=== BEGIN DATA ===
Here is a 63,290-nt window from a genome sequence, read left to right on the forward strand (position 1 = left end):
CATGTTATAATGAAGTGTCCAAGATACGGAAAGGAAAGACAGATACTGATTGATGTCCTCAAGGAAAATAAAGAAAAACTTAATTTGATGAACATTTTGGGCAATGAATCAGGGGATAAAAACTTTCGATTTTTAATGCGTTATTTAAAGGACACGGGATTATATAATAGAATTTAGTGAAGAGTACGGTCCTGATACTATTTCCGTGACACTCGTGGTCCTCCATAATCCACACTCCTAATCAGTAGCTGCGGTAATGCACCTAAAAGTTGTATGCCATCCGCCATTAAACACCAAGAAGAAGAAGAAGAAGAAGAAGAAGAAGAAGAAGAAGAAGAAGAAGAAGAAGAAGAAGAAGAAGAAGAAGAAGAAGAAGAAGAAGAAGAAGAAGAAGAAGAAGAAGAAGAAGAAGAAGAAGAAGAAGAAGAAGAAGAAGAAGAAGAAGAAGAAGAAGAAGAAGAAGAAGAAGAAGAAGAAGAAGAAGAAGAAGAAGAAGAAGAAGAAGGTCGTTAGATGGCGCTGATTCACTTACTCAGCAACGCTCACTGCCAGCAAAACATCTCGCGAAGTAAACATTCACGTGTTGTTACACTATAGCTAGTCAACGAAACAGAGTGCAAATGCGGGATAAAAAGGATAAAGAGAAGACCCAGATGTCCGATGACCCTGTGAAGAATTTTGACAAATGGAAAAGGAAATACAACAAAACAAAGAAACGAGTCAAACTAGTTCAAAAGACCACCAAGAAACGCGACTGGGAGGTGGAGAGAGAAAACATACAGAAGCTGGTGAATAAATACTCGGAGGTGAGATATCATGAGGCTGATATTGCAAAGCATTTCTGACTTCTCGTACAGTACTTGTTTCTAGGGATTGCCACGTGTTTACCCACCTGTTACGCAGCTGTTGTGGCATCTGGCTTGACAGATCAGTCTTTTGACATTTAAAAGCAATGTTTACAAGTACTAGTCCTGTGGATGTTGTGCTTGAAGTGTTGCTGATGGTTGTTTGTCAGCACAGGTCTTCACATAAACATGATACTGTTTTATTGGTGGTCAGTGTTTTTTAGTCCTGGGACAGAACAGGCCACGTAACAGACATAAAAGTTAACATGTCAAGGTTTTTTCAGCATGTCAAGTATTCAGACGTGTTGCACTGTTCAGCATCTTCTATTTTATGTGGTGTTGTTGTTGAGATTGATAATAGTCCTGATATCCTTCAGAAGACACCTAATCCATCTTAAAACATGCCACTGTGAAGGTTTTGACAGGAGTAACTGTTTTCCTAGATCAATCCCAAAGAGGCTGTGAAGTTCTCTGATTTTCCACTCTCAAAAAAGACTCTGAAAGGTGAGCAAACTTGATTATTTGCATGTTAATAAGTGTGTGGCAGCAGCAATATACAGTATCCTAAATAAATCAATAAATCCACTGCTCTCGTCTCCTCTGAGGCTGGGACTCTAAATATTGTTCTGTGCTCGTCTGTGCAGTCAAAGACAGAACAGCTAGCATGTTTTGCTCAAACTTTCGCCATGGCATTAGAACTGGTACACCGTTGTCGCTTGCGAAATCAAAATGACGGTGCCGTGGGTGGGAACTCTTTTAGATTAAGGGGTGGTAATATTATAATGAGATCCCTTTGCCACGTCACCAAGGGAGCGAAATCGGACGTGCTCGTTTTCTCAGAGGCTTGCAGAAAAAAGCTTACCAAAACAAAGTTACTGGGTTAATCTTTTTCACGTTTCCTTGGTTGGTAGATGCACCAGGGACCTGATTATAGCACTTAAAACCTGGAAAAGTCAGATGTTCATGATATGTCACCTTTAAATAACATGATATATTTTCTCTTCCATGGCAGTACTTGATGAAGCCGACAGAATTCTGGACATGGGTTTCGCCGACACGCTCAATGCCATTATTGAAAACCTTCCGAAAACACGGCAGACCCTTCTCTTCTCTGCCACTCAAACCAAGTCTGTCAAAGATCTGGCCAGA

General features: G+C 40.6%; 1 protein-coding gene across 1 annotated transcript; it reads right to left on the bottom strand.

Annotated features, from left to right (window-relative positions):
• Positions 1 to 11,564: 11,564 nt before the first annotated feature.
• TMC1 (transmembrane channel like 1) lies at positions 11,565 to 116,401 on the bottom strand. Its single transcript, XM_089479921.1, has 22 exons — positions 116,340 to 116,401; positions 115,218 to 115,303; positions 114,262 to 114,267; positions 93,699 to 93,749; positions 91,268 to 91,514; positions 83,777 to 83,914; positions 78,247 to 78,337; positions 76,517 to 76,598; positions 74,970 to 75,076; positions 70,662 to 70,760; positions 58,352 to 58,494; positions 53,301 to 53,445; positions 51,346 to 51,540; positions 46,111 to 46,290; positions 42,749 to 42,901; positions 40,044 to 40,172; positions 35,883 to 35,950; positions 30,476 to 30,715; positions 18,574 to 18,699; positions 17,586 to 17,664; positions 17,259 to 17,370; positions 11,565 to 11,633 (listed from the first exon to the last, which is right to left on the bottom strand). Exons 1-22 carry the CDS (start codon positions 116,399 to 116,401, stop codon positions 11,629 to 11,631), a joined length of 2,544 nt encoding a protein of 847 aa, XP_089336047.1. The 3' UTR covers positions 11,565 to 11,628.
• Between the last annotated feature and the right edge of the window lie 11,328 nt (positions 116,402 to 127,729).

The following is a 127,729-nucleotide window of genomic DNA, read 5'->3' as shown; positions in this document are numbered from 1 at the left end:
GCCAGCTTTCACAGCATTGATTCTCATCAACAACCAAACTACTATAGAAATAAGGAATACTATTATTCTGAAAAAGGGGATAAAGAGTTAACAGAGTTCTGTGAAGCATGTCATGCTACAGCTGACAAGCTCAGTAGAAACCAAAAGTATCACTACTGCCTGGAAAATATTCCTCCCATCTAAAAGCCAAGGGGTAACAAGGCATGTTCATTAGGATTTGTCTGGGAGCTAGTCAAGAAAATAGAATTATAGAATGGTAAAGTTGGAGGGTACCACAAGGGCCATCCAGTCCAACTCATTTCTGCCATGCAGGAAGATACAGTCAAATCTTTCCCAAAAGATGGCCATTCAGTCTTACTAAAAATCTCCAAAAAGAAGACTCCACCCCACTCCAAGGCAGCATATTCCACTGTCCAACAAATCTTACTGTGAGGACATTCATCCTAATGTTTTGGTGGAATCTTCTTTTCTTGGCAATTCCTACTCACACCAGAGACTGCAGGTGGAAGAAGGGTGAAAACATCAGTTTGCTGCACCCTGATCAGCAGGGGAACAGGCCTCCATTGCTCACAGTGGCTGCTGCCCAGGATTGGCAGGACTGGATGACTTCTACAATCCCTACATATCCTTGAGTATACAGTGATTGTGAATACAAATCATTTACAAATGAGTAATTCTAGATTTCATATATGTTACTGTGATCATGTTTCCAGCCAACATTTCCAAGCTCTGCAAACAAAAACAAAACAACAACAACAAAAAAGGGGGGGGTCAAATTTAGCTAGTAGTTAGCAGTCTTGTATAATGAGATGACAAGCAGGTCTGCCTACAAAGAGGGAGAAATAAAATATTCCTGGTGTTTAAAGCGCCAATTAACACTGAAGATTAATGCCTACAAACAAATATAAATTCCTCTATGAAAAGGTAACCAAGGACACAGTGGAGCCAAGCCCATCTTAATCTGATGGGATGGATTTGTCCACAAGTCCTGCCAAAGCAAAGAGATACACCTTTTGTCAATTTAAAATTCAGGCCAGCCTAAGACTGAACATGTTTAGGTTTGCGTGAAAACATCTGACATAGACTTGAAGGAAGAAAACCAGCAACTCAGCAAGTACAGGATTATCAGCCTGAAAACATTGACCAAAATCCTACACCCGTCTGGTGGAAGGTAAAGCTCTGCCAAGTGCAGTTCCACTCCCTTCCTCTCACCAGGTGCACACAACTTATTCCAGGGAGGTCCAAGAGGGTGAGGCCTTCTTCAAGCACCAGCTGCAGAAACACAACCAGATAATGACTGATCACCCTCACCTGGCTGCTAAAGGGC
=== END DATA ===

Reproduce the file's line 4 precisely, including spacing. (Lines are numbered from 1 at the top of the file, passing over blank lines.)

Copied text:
Annotated features, from left to right (window-relative positions):